Matt.25:8 – And the foolish said unto the wise, Give us of your oil; for our lamps are gone out.

This may be one of the most important yet most overlooked and misunderstood of all of the Lord’s parables. If you just approach it simply and in context it is easy to understand and quite terrifying. Matthew 24 was Jesus’s extensive teaching on the last days, especially the great tribulation. After some incredibly precise an extensive prophesies He turns to the church. The parable of the ten virgins is very specifically talking about what we would call the church. He is specifically speaking about the church on earth at His return for His bride. What can learn from this parable? First, that much of the church at the end of the age will not be ready for His return. Second, Intimacy, the very heart of marriage, is the key to being ready for His return. Third, this intimacy is characterized by the presence of the Holy Spirit, oil in our lamps, at His return. Here are some thoughts from Spurgeon on the ten virgins.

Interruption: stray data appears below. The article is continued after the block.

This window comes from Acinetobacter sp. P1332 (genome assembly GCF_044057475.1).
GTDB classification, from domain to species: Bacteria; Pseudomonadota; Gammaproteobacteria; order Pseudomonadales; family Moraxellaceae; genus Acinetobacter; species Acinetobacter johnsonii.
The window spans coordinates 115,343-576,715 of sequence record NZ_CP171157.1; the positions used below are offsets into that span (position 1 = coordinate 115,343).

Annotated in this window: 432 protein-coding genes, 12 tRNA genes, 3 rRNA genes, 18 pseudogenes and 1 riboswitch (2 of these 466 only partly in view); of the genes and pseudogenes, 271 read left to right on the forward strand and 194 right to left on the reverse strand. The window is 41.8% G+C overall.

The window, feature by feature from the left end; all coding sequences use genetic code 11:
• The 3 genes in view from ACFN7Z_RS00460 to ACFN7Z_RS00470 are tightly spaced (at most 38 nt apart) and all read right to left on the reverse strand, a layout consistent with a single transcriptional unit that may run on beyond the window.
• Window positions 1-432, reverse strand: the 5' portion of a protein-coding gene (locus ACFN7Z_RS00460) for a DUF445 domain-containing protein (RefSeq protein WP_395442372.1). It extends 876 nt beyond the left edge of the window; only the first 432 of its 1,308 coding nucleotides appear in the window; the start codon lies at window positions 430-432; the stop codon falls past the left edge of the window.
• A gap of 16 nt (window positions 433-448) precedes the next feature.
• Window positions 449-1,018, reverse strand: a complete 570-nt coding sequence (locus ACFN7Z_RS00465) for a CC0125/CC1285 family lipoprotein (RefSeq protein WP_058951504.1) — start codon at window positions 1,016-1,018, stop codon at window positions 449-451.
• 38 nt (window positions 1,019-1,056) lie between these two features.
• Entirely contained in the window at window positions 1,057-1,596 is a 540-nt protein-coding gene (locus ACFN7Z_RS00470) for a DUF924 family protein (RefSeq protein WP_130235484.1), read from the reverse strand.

“Ah, me! Now they began to value what they had aforetime despised. They were foolish enough to think that oil was unnecessary; but now they saw that it was the one essential thing, so they cried to the wise virgins, “Give us of your oil.” And hear the dreadful reason: —I do not know any more terrible words than those, “Our lamps are gone out.” It is worse to have a lamp that has gone out than never to have had a lamp at all. “’Our lamps are gone out.’ We once rejoiced in them. We promised ourselves a bright future. We said, ‘All is well for the marriage supper.’ But ‘our lamps are gone out,’ and we have no oil with which to replenish them.” O sirs, may none of us ever have to lift up that mournful cry! On a dying bed, in the extremity of pain, in the depth of human weakness, it is an awful thing to find one’s profession burning low, one’s hope of heaven going out, like the snuff of a candle.”

It is quite frightening for me to think today about churches, our church, filled with people who have no oil in their lamps. Could it be that intimacy with the Lord, walking in the Spirit, is the prerequisite for being included in the rapture? I think there is a good likelihood that this parable is included here for that very purpose. So here is the question begging to be asked, “Do you have oil in your lamp today?”.


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